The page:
ISIS called for reinforcements. So did the Kurdish fighters. Backed by steady US and coalition airpower, the Kurdish groups were securing their foothold in Kobani.
ISIS controlled about 60 percent of Kobani as of Nov. 5, 2014. It would prove to be their high-water mark.
The decision to assist Kobani marked a change in the US strategy in Syria. Now the US had to “deliver on helping develop a trained, moderate opposition in Syria that has the requisite leadership and military skills to actually go ahead and defend territory inside Syria,” as Kirby explained at the Pentagon.
What followed was two months of street-by-street fighting. For US airpower, the problem was that ISIS fighters had wrapped themselves around the city and what was left of its civilian population.
It was up to a combination of ISR and battlefield input from the Kurds to outline areas for strikes. As the force on the ground improved tactically, so did its use of airpower. Open supply lines from Turkey also had a significant effect.
US and coalition aircraft striking Kobani faced a long flight from deployed bases. They also had to fly past Syria’s air defenses. Syria’s integrated air defense system usually looked westward, toward Israel, and coalition aircraft operated in the East. Yet the threats were real.
American F-22s in-theater helped quarterback the strike packages. Aircraft such as B-1 bombers, F-15E and F-16 fighters, and others carried electronic warfare systems able to process and jam signals. The B-1s were especially good at dealing with electronic threats.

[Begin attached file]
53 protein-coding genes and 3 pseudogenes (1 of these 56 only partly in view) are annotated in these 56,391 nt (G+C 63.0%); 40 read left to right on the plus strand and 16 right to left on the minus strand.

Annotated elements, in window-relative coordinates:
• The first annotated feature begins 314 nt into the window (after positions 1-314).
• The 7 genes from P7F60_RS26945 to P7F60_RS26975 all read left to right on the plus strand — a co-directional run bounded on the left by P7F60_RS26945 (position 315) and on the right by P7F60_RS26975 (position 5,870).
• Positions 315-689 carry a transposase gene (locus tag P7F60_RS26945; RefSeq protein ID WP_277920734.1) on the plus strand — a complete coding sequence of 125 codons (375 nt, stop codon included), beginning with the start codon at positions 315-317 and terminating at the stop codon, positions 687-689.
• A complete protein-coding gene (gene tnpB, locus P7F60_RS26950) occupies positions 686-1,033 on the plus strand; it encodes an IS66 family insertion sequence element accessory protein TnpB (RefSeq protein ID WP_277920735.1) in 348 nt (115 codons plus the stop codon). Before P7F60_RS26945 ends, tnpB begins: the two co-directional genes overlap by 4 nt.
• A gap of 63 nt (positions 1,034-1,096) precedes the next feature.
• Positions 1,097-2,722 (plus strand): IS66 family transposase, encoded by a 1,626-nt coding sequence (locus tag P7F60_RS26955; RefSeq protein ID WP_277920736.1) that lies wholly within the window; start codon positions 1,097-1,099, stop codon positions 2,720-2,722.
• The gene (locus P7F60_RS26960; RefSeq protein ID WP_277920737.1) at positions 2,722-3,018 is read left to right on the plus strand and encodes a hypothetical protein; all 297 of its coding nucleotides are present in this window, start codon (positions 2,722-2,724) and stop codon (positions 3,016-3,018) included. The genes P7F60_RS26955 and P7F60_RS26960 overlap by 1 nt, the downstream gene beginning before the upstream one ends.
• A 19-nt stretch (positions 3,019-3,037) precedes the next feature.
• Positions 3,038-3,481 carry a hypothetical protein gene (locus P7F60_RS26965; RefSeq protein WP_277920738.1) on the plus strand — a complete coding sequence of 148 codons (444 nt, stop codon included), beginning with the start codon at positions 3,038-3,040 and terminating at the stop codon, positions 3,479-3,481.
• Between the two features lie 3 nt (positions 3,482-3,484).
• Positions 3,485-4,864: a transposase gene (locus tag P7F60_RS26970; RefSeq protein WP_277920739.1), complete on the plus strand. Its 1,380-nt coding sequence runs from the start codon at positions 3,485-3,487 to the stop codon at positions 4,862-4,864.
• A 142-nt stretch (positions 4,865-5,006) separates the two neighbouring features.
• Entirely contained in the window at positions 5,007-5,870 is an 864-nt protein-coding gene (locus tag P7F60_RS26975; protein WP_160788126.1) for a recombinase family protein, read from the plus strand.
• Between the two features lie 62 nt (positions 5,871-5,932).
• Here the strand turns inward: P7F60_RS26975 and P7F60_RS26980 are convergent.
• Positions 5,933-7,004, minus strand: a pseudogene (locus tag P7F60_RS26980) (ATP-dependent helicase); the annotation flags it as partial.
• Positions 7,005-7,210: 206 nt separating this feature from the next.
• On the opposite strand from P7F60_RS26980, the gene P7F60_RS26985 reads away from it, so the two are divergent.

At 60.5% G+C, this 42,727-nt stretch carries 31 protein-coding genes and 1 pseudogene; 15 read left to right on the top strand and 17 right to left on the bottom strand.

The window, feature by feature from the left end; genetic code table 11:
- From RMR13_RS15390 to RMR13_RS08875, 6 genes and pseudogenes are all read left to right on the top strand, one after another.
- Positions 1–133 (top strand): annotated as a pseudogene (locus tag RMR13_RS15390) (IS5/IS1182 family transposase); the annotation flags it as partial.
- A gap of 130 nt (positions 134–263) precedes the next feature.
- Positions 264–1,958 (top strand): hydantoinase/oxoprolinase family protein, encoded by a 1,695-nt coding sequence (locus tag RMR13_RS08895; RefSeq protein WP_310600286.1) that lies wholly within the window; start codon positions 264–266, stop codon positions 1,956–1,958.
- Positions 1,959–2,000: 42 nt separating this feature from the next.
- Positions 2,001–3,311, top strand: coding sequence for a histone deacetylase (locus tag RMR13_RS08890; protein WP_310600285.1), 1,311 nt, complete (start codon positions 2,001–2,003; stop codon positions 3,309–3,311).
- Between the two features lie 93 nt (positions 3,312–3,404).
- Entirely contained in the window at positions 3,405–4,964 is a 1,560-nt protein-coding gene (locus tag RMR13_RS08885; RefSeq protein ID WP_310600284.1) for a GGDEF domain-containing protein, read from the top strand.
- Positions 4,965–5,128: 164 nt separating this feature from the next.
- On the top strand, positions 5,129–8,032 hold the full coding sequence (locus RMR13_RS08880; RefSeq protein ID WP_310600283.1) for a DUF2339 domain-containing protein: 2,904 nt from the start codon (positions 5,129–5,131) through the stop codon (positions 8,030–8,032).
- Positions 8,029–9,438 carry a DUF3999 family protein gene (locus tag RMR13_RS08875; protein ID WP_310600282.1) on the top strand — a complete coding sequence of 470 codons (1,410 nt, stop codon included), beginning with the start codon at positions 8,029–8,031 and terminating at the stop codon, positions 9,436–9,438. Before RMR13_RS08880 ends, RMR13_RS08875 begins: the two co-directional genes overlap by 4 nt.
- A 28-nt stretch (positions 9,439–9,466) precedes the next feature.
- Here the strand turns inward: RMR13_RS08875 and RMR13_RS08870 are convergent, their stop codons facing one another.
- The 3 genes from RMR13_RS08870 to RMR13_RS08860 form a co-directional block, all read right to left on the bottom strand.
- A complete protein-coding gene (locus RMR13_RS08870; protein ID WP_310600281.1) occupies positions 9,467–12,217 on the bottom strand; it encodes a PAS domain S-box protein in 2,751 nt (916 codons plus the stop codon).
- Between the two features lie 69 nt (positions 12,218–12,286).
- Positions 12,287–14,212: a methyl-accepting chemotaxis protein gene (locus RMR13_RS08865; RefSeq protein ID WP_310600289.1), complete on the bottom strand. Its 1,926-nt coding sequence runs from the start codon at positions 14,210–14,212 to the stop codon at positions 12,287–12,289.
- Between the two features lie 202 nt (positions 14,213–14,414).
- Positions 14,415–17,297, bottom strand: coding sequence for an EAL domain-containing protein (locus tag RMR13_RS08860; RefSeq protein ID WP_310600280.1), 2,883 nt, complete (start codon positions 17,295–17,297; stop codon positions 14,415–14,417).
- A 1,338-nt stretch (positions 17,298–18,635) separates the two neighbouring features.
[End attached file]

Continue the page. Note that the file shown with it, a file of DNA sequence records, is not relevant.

Dynamic targeting was sharpened during the siege of Kobani. Joint Tactical Air Controllers rarely deployed with the Kurds. Instead, they employed ISR to watch the fight. As targets developed, JTACS did collateral damage estimates and forwarded targeting. Sometimes cell phones were part of the process.
Lt. Gen. John W. Hesterman III, then-commander of US Air Forces Central Command, explained that the vast majority of dynamic targeting strikes were “well away from friendly troops in contact. And we use a multitude of sources to initially ID the enemy and communicate what we see. Then JTACS in operations centers do a collateral damage estimate and then we deconflict friendlies. And when that’s done, a senior officer clears the sortie.”
“You know, the average time for those strikes, by the way, is measured in minutes, not hours, or even halves of hours.”
B-1S AT KOBANI
By far the single largest amount of ordnance pounding ISIS targets in Kobani came from B-1 bombers, which dropped 1,700 precision guided weapons on Kobani during the siege.
“Bones” from the 9th Bomb Squadron at Dyess AFB, Texas, deployed to Qatar in July 2014 expecting six months of long combat overwatch flights to and from Afghanistan’s airspace. They had been used consistently since 2001 to loiter and drop bombs, provide overflights, or simply keep watch. Previously, in Afghanistan, the 9th Bomb Squadron’s B-1 crews found it could take four to five hours to develop and strike a target.
In 2013, they’d dropped just 93 bombs in Afghanistan over six months.
At Kobani, the intensity of the fight ratcheted up. “It was a massive shift in rules of engagement,” said Lt. Col. Erick Lord, the 9th BS commander,
to Military.com in a January 2018 interview.
In Kobani, “It was just go. Blow everything up,” Lord said.
“It was an urban environment, so it was a lot of buildings,” Maj. Charles Kilchrist told the website.
“We had jets there every single day for 24 hours a day. Along with the F-15E Strike Eagles,” he said.
An F-16 pilot described her missions over Kobani. Especially after night sorties, dawn would break over the deserted town. It looked “like a moonscape,” she said.